Book Review: The Catcher in the Rye

 This novel has been among those books which go on to achieve the title of being the ‘cult’ thing. A rage among youngsters, especially the ones in their teens, The Catcher in the Rye by J D Salinger has been a cult novel among this age group ever since its release in the 1950’s.
 The story revolves around Holden Caulfield, a teenager who has been expelled from high school for repeated failure in academics. The experiences during the journey that he takes to go back to his home in New York, from his school, makes up for the premise. The book’s popularity lies in the strong connection that its protagonist establishes with every collegian his age. Standing at the threshold of adolescence, Holden’s confusion, angst, identity crisis, sexual tension and loneliness presents a reflection of every young mind.
 His immense fear of entering ‘the superficial and hypocritical’ world of adulthood, leaving behind the ‘innocence’ of childhood, and his tendency to look down upon and be judgemental towards everyone and everything around him due to this fear, echoes the sentiments of countless adolescents from different cultures and backgrounds. Apart from the familiarity of the subject, what I think connects this novel with almost every youngster is the style in which it is written. Being a first person narrative by Holden, the story is told from his point of view and thus, consists of the typical slang language and a heavy dose of swear words used by youngsters. Fuelling controversy over its abusive language, there was even a ban on the sales of the book for a brief period of time.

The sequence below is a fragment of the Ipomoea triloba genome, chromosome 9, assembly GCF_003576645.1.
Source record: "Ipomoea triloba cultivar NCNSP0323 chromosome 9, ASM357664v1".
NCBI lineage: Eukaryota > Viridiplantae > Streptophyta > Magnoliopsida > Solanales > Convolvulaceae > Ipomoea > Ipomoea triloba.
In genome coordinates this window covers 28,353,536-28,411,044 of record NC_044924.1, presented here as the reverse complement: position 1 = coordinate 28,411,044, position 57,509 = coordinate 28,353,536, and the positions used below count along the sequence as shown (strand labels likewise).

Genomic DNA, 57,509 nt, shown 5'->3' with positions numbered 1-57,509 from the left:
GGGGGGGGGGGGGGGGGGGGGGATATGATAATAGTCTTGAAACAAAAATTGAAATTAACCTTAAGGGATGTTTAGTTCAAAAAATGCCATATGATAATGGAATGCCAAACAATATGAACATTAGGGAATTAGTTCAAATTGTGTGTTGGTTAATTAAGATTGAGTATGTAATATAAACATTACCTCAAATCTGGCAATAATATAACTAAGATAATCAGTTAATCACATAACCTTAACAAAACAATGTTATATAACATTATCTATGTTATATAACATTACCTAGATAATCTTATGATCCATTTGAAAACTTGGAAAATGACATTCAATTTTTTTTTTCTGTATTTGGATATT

But ultimately the beauty of The Catcher… is undoubtedly its language and also the deep insight with which the central character is explored. One of the aspects about Holden that you can identify the most is the way he uses his self-imposed isolation as a means of self-protection. He not only hates coming close to any of his classmates or teachers in school but also severely criticises them. He makes deliberate attempts of distancing himself from everyone but at the same time, reveals a desperate need of having someone by his side throughout the book.
 This conflict in his thought and action is captured wonderfully. Also Holden’s condescending attitude towards every person he comes across generates a good amount of sarcasm and humour in the novel. It’s a fun read, which entertains along with deriving meaning from every joke that Holden cracks.


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